Degradation has also proved advantageous in the biomedical field. As an example, hydrolysable stitches are made from a copolymer of polylactic acid and polyglycolic acid, that slowly dissolve after being paced to stitch a wound. The chemical structure of a polymer contributes to its susceptibility to degradation. Generally aromatic and epoxide-containing polymers are more susceptible to UV degradation while polyesters can be degraded by the means of hydrophilic processing (deliberately placing hydroxyl and carboxyl end groups), promoting its water-adsorbing capacity and therefore degradability. Polymers containing double-bond moieties in their backbone can be degraded via ozone cracking, which essentially breaks those double bonds and the structure of the polymer. In most high-temperature applications, carbon-based polymers are not as suitable as they are more susceptible to thermal degradation in comparison to inorganic polymers such as polydimethylsiloxane. For example, as polyethylene degrades, the bonds holding the atoms of the polymer together break at random temperatures above 450 °C, which results in the formation of a mixture of hydrocarbons. In some cases of chain-end scission, monomers are released and this process is referred to as unzipping or depolymerization. The resulting degradation mechanism depends on the type of polymer as well as the applied temperature. Generally, polymers will decompose to small single substituents via random chain breaking. Polymer waste can be sorted for recycling purposes using resin identification codes developed by the Society of the Plastics Industry (Vohlídal, 2020).

Figure 6: Biodegradation process of plastics/polymers (Krauklis et al., 2022).


Polymers have evolved in a remarkable way, significantly altering the landscape of materials science and everyday life. From the early discovery of natural polymers to the synthesis of innovative synthetic polymers, this progression has revolutionized industries, technology, and countless aspects of our daily existence. Due to the continuous developments in polymer science, new materials with tailored properties have been developed, opening up new applications. The use of advanced polymers has found its way into various industries such as healthcare, electronics, packaging, and transportation by providing solutions to challenges and increasing efficiency. As a result of increased environmental consciousness, biodegradable and biobased polymers are now being explored, aiming to reduce traditional polymer's ecological footprint. This reflects a growing awareness of the importance of mitigating environmental impact and promoting a circular economy.

Research and innovation will continue to shape polymer evolution as we further address emerging challenges and push the boundaries of material science. Research in polymers will continue to be interdisciplinary by incorporating chemistry, physics, engineering, and biology, paving the way for new applications in the field. The evolution of polymers is ultimately a story of adaptability, ingenuity, and transformation. The journey from natural polymers to modern synthetic materials demonstrates how scientific discovery has shaped our world and improved our quality of life.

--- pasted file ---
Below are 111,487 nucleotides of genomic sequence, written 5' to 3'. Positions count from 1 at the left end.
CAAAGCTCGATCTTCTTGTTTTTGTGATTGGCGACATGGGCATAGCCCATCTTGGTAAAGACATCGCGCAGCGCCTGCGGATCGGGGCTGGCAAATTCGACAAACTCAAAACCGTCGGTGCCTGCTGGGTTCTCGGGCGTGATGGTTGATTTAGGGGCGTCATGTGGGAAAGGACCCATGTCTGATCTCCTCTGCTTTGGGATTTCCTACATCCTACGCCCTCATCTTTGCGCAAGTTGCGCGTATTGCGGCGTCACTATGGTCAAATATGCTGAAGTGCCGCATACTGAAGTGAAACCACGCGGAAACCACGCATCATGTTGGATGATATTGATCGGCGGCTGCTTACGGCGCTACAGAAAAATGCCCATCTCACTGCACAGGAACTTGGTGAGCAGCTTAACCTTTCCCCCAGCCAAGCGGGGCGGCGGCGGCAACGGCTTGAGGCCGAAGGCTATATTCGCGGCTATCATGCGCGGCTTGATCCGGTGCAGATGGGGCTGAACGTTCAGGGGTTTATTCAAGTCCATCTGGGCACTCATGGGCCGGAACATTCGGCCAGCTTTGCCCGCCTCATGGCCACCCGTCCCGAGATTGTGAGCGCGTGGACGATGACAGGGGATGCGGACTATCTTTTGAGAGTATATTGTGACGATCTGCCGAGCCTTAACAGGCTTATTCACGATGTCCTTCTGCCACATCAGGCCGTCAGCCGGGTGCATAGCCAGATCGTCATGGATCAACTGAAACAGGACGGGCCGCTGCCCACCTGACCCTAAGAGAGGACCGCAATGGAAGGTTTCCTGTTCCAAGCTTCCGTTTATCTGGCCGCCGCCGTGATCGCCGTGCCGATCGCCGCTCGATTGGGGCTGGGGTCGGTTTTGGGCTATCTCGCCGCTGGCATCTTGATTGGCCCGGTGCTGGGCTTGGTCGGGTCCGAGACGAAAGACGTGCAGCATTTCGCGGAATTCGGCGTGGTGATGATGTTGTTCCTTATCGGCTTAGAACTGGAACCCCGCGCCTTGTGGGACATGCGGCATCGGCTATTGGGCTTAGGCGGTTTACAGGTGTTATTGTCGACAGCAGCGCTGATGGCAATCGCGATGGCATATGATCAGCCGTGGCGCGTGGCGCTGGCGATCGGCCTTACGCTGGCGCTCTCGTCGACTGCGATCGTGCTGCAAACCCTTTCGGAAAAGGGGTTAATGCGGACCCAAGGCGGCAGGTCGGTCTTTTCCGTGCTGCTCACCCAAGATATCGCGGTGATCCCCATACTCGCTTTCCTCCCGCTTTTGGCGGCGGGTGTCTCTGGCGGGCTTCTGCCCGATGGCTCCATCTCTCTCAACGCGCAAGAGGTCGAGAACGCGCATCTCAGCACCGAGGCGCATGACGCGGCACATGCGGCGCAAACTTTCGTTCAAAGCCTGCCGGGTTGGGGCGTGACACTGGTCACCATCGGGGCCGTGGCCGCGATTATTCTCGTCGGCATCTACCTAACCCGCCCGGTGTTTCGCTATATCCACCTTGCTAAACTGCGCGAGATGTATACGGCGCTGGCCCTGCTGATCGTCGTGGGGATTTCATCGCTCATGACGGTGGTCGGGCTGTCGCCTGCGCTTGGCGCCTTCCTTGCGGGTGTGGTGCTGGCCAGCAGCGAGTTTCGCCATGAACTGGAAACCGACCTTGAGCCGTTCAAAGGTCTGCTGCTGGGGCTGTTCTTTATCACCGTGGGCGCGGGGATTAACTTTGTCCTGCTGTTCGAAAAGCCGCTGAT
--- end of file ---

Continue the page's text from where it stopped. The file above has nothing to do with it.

Bibliographical References

Aida, T., & Meijer, E. W. (2020). Supramolecular Polymers – we've Come Full Circle. Israel Journal of Chemistry, 60(1-2), 33–47.

Brady, J., Dürig, T., Lee, P., & Li, J.-X. (2017). Polymer properties and characterization. Developing Solid Oral Dosage Forms (pp. 181-223). Elsevier.

Ciolino, A. E., de Freitas, A. G., Satti, A. J., & Ninago, M. D. (2022). From atoms to macromolecules: 100 Years of polymer research. Advances in Organic Synthesis, 16, 212.

Colombani, D. (1997). Chain-growth control in free radical polymerization. Progress in Polymer Science, 22(8), 1649–1720.

Feldman, D. (2008). Polymer history. Designed Monomers and Polymers, 11(1), 1–15.

Gourmelon, G. (2015). Global plastic production rises, recycling lags. Vital Signs, 22, 91–95.

Gruber, C., & Kunz, H. (1971). General properties of polymer systems. Springer.

Krauklis, A. E., Karl, C. W., Rocha, I. B. C. M., Burlakovs, J., Ozola-Davidane, R., Gagani, A. I., & Starkova, O. (2022). Modelling of environmental ageing of polymers and polymer composites; modular and multiscale methods. Polymers, 14(1), 216.

Van de Velde, K., & Kiekens, P. (2002). Biopolymers: overview of several properties and consequences on their applications. Polymer testing, 21(4), 433–442.

Vohlídal, J. (2020). Polymer degradation: A short review. Chemistry Teacher International, 3(2), 213–220.

Wahby, W. (2003). Fifty years' history of polymers in concrete in review. Special Publication, 214, 13–22.

Wypych, G. (2022). Handbook of polymers. Elsevier.

Yokozawa, T., & Ohta, Y. (2016). Transformation of step-growth polymerization into living chain-growth polymerization. Chemical Reviews, 116(4), 1950–1968.

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1 Comment

Pork Lyly
Pork Lyly
May 08

I have understood the principles of Polymers through this article. I always find a lot of useful knowledge from geometry dash meltdown or this website.

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Nicole Galetti